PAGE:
Of the three companies compared here, NextEra provides common stock holders with the greatest diluted earnings per share gain as a percentage of its current share price, while Dominion's DEPS over current stock price is the lowest.
• Share Price Value: Even if a company outperforms its peers on all the above metrics, however, investors may still shy away from its stock if its price is already trading too high. This is where the stock price relative to forward earnings and company book value come under scrutiny, as well as the stock price relative to earnings relative to earnings growth, known as the PEG ratio. Lower ratios indicate the stock price is currently trading at a cheaper price than its peers, and might thus be a bargain.
Among our three combatants, Duke's stock is the cheapest relative to forward earnings and company book value, where NextEra's is the cheapest relative to 5-year PEG. At the overpriced end of the scale, where Dominion's stock is the most expensive relative to earnings and book, Duke's is the costliest relative to PEG.
B) Estimates and Analyst Recommendations
Of course, no matter how skilled we perceive ourselves to be at gauging a stock's prospects as an investment, we'd be wise to at least consider what professional analysts and the companies themselves are projecting - including estimated future earnings per share and the growth rate of those earnings, stock price targets, and buy/sell recommendations.
• Earnings Estimates: To properly compare estimated future earnings per share across multiple companies, we would need to convert them into a percentage of their stocks' current prices.
Of our three specimens, Duke offers the highest percentage of earnings over current stock price for the current quarter and next year, where NextEra offers it for the next quarter. At the low end of the spectrum, where NextEra offers the lowest percentage for the current quarter, Dominion offers it for all other time periods.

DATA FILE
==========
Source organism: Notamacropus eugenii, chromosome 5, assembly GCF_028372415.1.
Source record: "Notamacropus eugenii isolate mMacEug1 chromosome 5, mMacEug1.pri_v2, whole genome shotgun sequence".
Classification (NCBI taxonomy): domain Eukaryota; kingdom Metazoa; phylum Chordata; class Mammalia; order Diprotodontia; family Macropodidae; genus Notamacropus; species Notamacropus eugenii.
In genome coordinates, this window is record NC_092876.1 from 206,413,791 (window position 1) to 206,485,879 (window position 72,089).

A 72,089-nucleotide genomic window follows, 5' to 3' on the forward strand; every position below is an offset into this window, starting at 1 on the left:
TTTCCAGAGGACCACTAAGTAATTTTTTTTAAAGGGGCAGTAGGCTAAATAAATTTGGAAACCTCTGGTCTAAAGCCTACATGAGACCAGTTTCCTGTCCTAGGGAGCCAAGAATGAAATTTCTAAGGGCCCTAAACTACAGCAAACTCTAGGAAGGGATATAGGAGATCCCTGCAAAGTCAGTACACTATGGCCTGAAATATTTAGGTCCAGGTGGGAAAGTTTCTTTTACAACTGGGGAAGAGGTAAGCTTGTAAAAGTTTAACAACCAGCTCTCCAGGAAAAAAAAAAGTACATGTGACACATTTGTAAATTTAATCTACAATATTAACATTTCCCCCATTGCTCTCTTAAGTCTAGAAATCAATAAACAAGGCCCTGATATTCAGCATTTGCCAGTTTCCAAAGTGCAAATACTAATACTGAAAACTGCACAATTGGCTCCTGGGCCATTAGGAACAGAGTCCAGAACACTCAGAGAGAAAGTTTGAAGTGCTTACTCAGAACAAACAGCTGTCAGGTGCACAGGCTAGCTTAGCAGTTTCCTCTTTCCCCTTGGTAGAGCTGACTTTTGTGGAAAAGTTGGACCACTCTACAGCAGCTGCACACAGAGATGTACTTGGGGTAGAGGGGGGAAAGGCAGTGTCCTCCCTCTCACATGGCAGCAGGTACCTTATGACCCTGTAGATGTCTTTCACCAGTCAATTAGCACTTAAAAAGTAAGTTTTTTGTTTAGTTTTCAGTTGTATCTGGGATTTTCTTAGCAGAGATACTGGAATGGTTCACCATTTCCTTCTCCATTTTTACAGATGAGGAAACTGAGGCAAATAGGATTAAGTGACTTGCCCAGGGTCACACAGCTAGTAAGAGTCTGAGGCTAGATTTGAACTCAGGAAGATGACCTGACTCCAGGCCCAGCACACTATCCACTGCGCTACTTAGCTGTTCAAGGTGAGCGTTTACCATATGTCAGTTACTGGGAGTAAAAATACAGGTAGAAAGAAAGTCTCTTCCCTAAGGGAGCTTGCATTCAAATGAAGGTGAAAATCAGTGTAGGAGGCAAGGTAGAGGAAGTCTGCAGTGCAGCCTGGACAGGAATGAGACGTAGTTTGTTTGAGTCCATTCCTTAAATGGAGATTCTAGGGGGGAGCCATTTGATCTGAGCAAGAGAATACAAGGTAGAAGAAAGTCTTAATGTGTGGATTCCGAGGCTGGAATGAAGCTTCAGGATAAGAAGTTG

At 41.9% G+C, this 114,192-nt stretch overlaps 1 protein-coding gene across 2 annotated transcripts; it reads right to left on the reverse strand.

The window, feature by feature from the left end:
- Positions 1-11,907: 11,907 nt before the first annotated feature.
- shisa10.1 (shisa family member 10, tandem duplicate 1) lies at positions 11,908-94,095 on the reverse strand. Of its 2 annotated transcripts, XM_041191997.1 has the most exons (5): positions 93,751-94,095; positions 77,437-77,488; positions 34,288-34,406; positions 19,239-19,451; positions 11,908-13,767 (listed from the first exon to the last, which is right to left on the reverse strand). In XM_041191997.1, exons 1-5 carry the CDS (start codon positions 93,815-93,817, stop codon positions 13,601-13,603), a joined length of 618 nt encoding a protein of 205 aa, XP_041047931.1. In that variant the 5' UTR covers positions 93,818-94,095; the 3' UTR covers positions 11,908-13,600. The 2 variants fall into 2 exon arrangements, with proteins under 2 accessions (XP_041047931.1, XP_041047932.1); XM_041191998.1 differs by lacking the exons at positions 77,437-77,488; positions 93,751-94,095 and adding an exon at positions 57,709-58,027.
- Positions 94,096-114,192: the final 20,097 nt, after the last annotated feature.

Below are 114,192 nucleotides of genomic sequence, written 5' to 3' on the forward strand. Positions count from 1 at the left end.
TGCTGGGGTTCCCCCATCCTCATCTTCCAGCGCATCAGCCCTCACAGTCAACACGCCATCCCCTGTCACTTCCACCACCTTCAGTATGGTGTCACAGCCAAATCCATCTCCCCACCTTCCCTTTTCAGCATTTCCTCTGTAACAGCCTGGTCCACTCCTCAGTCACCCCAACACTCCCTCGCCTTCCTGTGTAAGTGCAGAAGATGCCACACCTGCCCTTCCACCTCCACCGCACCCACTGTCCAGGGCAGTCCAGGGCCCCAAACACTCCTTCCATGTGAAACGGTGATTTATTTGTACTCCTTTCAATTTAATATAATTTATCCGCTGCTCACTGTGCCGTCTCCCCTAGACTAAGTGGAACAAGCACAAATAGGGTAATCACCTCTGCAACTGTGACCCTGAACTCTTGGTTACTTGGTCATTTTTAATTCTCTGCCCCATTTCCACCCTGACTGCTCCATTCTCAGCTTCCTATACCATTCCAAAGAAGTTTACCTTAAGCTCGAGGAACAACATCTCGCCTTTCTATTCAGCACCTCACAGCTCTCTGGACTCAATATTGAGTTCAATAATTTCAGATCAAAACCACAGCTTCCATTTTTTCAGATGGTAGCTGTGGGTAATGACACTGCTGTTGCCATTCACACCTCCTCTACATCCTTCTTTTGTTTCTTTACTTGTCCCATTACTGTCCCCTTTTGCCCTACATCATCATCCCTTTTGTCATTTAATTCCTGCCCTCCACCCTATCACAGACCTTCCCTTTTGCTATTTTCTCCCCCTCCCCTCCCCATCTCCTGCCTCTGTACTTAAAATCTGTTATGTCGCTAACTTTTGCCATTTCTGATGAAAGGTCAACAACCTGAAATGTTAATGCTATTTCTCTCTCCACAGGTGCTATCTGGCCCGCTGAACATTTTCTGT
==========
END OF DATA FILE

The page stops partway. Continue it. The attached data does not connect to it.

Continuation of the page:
• Earnings Growth: For long-term investors this metric is one of the most important to consider, as it denotes the percentage by which earnings are expected to grow or shrink as compared to earnings from corresponding periods a year prior.
For earnings growth, NextEra offers the greatest growth in the current quarter, next year and beyond, where Dominion offers it next quarter and in the current year overall. At the low end of the scale, where Dominion offers the slowest growth in the current quarter and next year, Duke offers it next quarter and over the next five years.
• Price Targets: Like earnings estimates above, a company's stock price targets must also be converted into a percentage of its current price to properly compare multiple companies.
For their high, mean and low price targets over the coming 12 months, analysts believe NextEra's stock offers the least upside potential and least downside risk, while Dominion's offers the greatest upside and greatest downside.
It must be noted, however, that NextEra's stock is already trading below its low target. While this may mean increased potential for a sharp move upward, it may warrant a reassessment of future expectations.